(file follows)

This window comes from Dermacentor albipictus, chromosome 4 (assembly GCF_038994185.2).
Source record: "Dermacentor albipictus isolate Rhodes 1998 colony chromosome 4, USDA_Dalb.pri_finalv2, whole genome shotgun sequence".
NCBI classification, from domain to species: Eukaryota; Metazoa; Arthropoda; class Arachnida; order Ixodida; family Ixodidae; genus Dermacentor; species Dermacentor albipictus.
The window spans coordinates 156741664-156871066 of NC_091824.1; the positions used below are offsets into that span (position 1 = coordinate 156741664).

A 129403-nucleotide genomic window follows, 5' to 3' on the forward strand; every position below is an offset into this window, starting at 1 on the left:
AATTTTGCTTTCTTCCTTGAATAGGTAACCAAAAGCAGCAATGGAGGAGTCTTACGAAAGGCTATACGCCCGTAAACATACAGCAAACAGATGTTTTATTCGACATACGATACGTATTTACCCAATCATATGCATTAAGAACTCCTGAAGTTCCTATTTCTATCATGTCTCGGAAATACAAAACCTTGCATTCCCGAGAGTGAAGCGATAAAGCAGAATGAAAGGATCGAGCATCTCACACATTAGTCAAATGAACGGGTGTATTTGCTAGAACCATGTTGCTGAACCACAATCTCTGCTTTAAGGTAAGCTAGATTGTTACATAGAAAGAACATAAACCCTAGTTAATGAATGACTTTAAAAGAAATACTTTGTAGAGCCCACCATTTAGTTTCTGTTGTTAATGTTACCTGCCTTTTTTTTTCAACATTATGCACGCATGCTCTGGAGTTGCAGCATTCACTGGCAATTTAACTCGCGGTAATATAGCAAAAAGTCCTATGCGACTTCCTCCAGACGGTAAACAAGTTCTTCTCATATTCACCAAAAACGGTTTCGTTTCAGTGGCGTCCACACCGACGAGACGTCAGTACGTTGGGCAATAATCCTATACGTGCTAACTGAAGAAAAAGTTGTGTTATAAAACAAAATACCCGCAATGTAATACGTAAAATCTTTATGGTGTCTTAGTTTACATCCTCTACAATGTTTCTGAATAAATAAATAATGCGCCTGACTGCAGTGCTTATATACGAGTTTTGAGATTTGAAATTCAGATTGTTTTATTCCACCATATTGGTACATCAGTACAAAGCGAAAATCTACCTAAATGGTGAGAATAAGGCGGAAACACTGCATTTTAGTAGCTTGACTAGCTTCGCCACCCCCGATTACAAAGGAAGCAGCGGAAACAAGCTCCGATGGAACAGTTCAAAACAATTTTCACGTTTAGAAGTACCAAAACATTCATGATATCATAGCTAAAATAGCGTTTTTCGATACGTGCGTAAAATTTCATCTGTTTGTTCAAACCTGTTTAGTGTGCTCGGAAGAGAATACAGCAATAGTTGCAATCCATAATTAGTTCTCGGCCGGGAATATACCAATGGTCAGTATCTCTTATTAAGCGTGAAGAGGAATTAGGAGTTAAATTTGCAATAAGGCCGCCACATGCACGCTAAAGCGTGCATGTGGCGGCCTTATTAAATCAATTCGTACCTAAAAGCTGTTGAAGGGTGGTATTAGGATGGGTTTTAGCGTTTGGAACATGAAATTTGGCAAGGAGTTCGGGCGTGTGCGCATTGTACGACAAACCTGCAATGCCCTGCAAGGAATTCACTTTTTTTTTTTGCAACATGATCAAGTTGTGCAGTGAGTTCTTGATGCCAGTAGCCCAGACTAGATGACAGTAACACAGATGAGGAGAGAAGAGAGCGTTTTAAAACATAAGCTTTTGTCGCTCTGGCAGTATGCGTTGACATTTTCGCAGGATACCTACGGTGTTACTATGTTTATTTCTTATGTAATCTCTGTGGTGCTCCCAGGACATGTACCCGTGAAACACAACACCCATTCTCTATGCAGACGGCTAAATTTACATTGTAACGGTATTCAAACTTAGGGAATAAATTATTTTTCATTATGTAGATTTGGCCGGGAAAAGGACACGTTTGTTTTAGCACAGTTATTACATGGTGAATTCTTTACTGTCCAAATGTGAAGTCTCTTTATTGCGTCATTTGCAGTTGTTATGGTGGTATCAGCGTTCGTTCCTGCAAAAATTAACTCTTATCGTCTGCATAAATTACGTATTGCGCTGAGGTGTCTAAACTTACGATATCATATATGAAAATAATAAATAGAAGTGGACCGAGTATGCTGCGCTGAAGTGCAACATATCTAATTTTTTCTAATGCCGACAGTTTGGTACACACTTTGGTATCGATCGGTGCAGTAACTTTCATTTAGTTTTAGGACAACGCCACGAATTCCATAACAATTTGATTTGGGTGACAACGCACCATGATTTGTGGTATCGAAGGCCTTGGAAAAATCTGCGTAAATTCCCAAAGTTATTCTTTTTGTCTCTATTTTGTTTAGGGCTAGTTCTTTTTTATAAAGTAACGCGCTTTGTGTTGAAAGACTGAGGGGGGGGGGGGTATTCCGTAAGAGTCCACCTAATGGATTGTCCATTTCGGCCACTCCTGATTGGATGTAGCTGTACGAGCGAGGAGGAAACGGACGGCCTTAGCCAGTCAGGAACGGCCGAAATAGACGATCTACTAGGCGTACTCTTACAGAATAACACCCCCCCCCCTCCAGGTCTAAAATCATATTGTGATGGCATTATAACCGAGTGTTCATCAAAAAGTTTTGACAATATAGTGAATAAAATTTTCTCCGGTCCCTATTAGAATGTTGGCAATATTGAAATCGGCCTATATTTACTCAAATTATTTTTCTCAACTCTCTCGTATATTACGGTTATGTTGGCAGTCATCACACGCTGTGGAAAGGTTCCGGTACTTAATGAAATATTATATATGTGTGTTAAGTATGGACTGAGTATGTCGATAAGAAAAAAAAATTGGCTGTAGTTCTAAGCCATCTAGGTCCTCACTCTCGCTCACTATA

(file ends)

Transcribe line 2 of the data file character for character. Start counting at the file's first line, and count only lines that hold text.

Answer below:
Source record: "Dermacentor albipictus isolate Rhodes 1998 colony chromosome 4, USDA_Dalb.pri_finalv2, whole genome shotgun sequence".